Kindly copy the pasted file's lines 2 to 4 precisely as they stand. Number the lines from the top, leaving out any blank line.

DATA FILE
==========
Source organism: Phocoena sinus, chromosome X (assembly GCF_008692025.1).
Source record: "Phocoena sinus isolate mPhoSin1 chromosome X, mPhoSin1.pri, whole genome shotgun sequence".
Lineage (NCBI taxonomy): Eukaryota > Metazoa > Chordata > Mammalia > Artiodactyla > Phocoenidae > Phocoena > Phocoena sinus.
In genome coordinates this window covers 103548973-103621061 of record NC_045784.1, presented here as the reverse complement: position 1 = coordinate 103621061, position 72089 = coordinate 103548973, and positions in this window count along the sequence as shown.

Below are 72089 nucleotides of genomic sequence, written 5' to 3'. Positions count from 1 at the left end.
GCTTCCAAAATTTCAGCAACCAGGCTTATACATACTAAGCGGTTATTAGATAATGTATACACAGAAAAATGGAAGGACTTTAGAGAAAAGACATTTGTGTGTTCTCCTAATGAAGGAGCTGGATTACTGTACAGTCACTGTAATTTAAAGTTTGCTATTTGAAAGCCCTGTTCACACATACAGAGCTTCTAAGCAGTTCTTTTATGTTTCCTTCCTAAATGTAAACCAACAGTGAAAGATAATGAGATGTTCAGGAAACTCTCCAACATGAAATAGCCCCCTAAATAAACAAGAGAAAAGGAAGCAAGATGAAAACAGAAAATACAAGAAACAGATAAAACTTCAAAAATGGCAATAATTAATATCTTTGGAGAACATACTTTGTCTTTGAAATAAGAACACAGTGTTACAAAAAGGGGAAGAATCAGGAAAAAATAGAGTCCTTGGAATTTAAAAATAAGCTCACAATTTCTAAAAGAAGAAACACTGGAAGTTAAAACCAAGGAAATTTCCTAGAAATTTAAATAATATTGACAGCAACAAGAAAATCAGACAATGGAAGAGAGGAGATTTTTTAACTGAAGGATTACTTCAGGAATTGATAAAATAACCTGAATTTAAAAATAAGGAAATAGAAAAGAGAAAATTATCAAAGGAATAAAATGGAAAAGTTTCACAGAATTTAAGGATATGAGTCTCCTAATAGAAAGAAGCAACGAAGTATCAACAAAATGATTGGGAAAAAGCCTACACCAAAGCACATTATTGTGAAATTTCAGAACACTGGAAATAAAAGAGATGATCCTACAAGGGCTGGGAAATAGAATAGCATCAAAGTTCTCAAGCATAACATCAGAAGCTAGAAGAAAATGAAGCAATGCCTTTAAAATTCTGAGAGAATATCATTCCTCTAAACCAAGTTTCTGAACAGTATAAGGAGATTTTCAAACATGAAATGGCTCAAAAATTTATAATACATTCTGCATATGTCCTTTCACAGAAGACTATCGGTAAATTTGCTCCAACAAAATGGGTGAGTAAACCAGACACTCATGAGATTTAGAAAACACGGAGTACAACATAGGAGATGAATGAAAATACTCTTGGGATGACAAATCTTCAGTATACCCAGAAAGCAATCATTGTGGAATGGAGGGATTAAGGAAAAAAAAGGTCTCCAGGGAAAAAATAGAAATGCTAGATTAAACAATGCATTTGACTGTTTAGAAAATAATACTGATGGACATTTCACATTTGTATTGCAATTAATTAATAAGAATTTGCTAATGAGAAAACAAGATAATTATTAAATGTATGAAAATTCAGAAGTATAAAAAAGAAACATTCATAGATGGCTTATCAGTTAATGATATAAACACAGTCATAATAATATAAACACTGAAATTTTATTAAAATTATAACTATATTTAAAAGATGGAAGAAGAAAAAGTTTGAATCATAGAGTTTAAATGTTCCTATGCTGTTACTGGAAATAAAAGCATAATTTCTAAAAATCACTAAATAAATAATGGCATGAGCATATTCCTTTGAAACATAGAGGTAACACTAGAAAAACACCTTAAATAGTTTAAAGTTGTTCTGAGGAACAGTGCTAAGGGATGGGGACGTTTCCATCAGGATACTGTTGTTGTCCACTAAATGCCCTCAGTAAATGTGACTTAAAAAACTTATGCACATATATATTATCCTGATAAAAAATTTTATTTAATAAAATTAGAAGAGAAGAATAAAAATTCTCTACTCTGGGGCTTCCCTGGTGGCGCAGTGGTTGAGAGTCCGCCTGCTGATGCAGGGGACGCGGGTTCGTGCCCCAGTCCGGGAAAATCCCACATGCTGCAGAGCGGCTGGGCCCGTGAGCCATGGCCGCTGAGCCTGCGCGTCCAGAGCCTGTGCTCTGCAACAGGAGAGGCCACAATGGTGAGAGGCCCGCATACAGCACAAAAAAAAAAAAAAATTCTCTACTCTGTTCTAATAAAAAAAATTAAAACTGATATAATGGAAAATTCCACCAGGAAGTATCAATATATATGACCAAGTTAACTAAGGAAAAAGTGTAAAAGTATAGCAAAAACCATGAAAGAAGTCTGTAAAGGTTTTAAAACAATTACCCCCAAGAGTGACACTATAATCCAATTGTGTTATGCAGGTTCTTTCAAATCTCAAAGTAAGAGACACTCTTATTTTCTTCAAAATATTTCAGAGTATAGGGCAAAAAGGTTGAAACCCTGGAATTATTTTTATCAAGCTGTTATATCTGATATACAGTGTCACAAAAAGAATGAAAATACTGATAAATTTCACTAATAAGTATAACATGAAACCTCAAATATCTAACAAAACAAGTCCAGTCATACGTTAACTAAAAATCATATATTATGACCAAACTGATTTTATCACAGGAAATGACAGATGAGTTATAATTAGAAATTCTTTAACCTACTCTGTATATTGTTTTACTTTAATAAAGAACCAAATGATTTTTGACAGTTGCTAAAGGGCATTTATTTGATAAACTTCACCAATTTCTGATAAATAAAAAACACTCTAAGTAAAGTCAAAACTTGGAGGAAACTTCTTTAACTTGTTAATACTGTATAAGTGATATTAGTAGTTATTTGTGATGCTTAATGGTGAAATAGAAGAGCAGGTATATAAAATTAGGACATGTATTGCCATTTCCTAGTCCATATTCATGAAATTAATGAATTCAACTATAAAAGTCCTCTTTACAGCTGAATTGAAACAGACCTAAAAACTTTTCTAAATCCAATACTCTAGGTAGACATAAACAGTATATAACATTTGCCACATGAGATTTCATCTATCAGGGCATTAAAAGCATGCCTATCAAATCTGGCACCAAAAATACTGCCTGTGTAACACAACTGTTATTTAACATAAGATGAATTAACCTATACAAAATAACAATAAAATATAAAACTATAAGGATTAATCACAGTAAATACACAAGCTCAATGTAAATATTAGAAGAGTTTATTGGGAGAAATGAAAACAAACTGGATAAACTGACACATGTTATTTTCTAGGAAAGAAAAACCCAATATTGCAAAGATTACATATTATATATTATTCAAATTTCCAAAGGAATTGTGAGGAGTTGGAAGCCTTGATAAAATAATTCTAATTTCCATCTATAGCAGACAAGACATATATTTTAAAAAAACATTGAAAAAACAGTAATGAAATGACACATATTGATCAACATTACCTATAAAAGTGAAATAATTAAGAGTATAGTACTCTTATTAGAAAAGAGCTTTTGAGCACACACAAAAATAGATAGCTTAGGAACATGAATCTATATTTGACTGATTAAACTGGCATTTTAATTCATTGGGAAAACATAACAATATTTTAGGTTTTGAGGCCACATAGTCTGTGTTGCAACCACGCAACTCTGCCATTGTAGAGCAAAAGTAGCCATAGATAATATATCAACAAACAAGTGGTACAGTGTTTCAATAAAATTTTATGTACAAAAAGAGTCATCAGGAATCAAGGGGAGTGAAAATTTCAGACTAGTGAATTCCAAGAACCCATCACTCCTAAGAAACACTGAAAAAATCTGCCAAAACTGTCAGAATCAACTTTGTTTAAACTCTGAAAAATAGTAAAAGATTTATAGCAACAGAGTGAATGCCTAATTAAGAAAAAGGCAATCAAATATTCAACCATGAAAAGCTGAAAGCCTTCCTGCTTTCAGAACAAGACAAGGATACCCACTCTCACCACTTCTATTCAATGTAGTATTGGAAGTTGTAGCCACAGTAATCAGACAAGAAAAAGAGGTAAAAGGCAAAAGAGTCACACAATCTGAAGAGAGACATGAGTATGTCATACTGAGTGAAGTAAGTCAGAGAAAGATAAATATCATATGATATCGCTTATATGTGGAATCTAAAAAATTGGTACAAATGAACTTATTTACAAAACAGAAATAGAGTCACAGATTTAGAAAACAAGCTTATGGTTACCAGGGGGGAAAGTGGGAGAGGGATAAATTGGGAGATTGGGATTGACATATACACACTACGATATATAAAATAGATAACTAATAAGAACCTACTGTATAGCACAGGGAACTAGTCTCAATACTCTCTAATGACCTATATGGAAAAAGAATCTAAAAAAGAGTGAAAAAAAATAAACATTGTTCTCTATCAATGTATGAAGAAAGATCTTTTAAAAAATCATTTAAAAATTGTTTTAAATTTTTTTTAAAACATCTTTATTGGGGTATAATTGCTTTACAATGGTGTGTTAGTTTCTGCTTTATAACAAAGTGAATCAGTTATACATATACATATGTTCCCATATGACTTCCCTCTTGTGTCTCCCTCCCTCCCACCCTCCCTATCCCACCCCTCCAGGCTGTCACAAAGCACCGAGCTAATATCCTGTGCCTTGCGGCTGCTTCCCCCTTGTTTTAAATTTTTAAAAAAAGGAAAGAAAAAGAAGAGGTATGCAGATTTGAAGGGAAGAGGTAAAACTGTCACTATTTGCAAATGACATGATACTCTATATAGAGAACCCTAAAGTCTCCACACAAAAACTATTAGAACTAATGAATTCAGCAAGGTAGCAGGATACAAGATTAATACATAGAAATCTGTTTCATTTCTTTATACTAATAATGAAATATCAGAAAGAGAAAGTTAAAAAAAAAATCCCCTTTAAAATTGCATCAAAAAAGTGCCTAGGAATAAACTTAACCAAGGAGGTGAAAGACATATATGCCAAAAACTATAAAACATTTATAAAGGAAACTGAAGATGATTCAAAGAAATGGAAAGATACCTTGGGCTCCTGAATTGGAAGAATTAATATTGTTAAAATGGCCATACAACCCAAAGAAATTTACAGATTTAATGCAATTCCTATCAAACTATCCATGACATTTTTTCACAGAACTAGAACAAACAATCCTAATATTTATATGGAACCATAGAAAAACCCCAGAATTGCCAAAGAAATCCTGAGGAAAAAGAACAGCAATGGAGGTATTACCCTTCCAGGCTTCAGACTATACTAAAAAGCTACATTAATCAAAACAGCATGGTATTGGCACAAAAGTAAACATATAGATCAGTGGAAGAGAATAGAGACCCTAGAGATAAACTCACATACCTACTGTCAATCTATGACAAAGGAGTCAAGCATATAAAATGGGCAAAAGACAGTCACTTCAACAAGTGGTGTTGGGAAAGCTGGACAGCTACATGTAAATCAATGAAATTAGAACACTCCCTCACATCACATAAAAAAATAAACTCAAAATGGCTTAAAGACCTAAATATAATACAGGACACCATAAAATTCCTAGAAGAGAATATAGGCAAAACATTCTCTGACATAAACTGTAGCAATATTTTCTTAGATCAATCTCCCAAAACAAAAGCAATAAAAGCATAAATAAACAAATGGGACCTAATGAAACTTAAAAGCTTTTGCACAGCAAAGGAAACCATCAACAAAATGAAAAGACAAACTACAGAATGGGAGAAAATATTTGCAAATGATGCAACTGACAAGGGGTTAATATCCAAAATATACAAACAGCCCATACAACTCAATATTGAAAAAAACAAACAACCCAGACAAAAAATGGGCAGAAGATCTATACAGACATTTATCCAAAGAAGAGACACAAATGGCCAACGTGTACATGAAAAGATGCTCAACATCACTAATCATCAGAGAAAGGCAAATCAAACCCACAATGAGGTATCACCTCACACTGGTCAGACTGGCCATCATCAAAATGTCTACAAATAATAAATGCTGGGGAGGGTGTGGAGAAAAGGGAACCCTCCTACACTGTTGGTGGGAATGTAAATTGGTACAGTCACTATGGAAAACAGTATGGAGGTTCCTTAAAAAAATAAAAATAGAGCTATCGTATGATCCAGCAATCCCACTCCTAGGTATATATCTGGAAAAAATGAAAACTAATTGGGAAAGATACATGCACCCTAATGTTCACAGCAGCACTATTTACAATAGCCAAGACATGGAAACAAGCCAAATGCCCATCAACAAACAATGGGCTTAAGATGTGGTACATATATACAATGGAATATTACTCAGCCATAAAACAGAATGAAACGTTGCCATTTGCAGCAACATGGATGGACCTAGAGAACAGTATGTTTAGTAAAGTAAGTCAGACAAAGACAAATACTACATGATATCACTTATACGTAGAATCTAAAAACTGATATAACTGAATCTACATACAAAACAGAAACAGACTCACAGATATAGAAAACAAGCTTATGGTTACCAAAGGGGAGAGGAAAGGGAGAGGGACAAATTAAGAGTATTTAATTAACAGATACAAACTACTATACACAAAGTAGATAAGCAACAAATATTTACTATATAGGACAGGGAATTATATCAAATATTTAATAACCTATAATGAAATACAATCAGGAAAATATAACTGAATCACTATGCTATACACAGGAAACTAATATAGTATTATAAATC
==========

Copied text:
Source record: "Phocoena sinus isolate mPhoSin1 chromosome X, mPhoSin1.pri, whole genome shotgun sequence".
Lineage (NCBI taxonomy): Eukaryota > Metazoa > Chordata > Mammalia > Artiodactyla > Phocoenidae > Phocoena > Phocoena sinus.
In genome coordinates this window covers 103548973-103621061 of record NC_045784.1, presented here as the reverse complement: position 1 = coordinate 103621061, position 72089 = coordinate 103548973, and positions in this window count along the sequence as shown.